Researchers have studied the phenomenon of ferning in cervical fluid since 1945, when Greek physician Georgios Papanikolaou observed microscopic crystal formations in cervical fluid (mucus). As a result of his work, Papanikolaou was twice nominated for the Nobel Prize and received the Albert Lasker Award for Clinical Medical Research in 1950.

In 1969, Dr. Biel Cassals, a Spanish gynecologist, studied the crystallization of saliva. His presentation to the Barcelona Medical Board proved a relationship between hormonal changes during the female menstrual cycle and the crystallization of saliva, indicating ferning saliva is virtually identical in appearance to the arborization effect of cervical fluid.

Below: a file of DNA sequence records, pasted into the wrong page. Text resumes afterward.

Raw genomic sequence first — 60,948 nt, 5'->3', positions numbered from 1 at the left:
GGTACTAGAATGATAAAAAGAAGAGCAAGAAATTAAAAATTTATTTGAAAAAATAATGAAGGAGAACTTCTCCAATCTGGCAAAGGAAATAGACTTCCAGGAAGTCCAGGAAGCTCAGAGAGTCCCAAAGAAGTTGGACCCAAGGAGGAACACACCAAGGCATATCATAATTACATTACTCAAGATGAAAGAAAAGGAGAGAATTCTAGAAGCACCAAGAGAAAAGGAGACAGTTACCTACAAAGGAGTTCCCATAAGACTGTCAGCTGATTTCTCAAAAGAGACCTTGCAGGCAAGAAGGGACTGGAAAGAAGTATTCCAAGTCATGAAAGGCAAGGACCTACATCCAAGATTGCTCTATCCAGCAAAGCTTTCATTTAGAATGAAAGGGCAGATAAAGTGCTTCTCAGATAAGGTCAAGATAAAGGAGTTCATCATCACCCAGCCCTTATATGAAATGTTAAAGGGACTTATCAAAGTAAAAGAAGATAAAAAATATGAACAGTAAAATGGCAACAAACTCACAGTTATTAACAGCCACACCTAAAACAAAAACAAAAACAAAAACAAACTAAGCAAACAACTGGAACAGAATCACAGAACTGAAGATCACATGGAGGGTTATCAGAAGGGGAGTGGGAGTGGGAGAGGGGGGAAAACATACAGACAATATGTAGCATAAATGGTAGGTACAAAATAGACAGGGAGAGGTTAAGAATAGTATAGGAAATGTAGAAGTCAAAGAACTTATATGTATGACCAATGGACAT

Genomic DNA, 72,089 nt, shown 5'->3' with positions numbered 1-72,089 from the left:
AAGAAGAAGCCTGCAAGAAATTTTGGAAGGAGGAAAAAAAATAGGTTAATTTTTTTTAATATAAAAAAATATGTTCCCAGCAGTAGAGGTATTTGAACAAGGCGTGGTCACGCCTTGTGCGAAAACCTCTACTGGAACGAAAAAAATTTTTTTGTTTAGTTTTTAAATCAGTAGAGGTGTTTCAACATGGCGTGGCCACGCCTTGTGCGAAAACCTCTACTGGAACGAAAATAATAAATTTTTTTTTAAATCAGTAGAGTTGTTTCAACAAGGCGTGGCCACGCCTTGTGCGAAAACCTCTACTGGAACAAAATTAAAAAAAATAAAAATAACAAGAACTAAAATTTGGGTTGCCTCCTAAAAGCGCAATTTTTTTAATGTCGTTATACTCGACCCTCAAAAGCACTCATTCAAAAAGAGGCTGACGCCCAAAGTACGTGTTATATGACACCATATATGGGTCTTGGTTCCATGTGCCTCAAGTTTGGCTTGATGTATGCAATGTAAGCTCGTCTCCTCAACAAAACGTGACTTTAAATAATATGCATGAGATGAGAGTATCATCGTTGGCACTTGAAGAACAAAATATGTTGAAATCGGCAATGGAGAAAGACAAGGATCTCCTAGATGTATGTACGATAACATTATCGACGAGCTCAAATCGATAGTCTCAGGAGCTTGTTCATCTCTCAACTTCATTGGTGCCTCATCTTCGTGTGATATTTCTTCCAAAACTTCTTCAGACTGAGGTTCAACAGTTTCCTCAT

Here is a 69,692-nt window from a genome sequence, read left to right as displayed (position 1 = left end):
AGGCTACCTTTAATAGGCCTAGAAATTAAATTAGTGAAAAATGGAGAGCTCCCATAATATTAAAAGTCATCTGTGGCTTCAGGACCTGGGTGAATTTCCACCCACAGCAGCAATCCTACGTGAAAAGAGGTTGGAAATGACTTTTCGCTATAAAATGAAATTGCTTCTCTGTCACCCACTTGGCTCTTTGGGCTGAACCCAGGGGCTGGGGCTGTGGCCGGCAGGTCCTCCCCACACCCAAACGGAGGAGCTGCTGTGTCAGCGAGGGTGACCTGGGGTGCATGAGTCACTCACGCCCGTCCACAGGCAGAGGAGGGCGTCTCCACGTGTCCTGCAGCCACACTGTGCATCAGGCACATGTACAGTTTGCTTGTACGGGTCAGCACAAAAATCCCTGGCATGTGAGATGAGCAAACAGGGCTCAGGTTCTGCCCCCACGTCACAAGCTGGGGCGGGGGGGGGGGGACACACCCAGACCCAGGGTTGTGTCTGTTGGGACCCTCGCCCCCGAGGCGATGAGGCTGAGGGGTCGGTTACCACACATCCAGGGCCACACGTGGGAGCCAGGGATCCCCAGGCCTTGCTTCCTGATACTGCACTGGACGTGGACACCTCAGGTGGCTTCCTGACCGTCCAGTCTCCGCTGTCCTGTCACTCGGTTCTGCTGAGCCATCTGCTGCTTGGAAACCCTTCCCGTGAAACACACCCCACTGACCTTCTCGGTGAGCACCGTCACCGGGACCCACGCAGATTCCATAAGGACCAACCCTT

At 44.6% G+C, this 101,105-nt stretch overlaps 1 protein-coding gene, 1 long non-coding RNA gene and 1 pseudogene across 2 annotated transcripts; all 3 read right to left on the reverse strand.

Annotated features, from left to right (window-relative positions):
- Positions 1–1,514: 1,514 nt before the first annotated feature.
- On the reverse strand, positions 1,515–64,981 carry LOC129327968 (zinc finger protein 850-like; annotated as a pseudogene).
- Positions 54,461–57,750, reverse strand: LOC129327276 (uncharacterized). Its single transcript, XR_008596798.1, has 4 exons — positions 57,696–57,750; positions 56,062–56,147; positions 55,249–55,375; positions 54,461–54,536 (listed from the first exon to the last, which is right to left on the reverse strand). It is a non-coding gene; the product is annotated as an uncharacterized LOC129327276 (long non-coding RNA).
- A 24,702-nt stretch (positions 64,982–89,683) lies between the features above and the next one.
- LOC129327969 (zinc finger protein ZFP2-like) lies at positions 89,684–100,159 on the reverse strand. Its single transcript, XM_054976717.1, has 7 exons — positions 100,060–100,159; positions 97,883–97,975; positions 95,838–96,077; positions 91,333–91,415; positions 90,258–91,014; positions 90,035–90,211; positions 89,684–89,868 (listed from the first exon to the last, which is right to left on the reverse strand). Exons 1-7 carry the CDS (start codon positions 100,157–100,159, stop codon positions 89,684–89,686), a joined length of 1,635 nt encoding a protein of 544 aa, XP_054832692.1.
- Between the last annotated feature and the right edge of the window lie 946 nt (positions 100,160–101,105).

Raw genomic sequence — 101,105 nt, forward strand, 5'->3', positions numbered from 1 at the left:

The hormone estrogen links saliva patterns to a woman’s fertility. As ovulation nears, estrogen increases and causes the body's sodium levels to rise increasing the salinity of a woman’s saliva. Near ovulation the higher salt content causes the dried saliva to form crystallization patterns as seen under microscope. Both saliva and cervical mucus have shown these patterns.